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Drunk vs Souse - What's the difference?

drunk | souse |

As nouns the difference between drunk and souse

is that drunk is a habitual drinker, especially one who is frequently intoxicated while souse is something kept or steeped in brine or souse can be the act of sousing, or swooping or souse can be (label) sou (the french coin).

As verbs the difference between drunk and souse

is that drunk is while souse is to immerse in liquid; to steep or drench or souse can be to strike, beat.

As an adjective drunk

is in a state of intoxication caused by the consumption of excessive alcohol, usually by drinking alcoholic beverages.




  • In a state of intoxication caused by the consumption of excessive alcohol, usually by drinking alcoholic beverages.
  • (usually followed by with or on) Elated or emboldened.
  • Drunk with power he immediately ordered a management reshuffle.
  • * Macaulay
  • drunk with recent prosperity
  • Drenched or saturated with moisture or liquid.
  • * Bible, Deuteronomy xxxii. 42
  • I will make mine arrows drunk with blood.


    * (intoxicated from alcohol) blitzed, drunken, ebrious, hammered, pissed, tipsy, wasted, smashed; see also

    Derived terms

    (terms derived from drunk) * drunkard * drunk as a skunk * drunk driver * drunk driving * drunken * drunkenness * punch drunk * drunk tank


    (en noun)
  • A habitual drinker, especially one who is frequently intoxicated.
  • * 1971 , William S. Burroughs, The Wild Boys: A Book of the Dead , page 10
  • Another drunk is sleeping in dangerous proximity to a brush fire.
  • A drinking-bout; a period of drunkenness.
  • * 1858 , "A Scarcity of Jurors—Cangemi's Third Trial," New York Times , 8 Jun., p. 4:
  • Gen. G. had been on a long drunk from July last until Christmas.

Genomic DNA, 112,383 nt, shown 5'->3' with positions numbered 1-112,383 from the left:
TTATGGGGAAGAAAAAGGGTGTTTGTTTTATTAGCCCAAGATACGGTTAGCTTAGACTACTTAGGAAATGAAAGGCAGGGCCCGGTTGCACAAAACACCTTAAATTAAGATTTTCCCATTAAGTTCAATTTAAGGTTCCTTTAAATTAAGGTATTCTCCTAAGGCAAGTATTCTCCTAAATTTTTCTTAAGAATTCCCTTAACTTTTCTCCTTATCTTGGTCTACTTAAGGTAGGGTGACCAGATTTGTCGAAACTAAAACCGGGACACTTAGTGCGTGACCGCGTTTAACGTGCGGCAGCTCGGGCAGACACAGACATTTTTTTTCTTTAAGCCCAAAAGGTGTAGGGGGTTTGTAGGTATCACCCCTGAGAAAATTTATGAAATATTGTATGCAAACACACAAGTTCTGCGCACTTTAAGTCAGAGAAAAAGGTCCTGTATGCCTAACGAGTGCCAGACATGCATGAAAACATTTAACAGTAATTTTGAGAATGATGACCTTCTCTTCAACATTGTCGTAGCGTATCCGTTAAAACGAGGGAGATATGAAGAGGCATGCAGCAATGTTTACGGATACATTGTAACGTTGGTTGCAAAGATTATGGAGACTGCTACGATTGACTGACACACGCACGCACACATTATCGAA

• A drunken state.
  • * 2006 , Patrick McCabe, Winterwood , Bloomsbury 2007, p. 10:
  • Here – help yourself to another drop there, Redmond! By the time we've got a good drunk on us there'll be more crack in this valley than the night I pissed on the electric fence!

    Derived terms

    * cheap drunk * expensive drunk * good drunk


    * (habitual drinker) alcoholic, drunkard, pisshead, piss artist, sot; see also


  • (Southern US) (drink)
  • English irregular past participles



    Etymology 1

    From (etyl) .


    (en noun)
  • Something kept or steeped in brine
  • # The pickled ears, feet, etc., of swine.
  • #* (and other bibliographic details) Tusser
  • And he that can rear up a pig in his house, / Hath cheaper his bacon, and sweeter his souse .
  • ## (US, Appalachian) Pickled scrapple.
  • ## (Caribbean) Pickled or boiled ears and feet of a pig
  • # A pickle made with salt.
  • # The ear; especially, a hog's ear.
  • The act of sousing; a plunging into water.
  • A person suffering from the disease of alcoholism.
  • See also
    * (food) brawn, budin, haggis, head cheese, pudding, sausage, scrapple


  • To immerse in liquid; to steep or drench.
  • * (and other bibliographic details) Addison
  • They soused me over head and ears in water.
  • * (and other bibliographic details) Gascoigne
  • although I be well soused in this shower
  • *1913 , , (Sons and Lovers) ,
  • *:As she heard him sousing heartily in cold water, heard the eager scratch of the steel comb on the side of the bowl, as he wetted his hair, she closed her eyes in disgust.
  • Derived terms

    * soused

    Etymology 2

    Obscure origin. Compare Middle German sûs (noise).


    (en noun)
  • The act of sousing, or swooping.
  • * (and other bibliographic details) (Spenser)
  • As a falcon fair / That once hath failed or her souse full near.
  • A heavy blow.
  • * 1596 , Spencer, Fairie Queene
  • His murdrous mace he vp did reare, That seemed nought the souse thereof could beare.


  • to strike, beat
  • to fall heavily
  • * 1590 , (Edmund Spenser), The Faerie Queene , III.4:
  • Him so transfixed she before her bore / Beyond his croupe, the length of all her launce; / Till, sadly soucing on the sandy shore, / He tombled on an heape, and wallowd in his gore.
  • * (and other bibliographic details) J. Dryden. Jr.
  • Jove's bird will souse upon the tim'rous hare.
  • to pounce upon
  • * (and other bibliographic details) (Shakespeare)
  • [The gallant monarch] like eagle o'er his serie towers, / To souse annoyance that comes near his nest.

    Etymology 3

    (plural of (m)).


  • (label) sou (the French coin)
  • (label) A small amount
  • Anagrams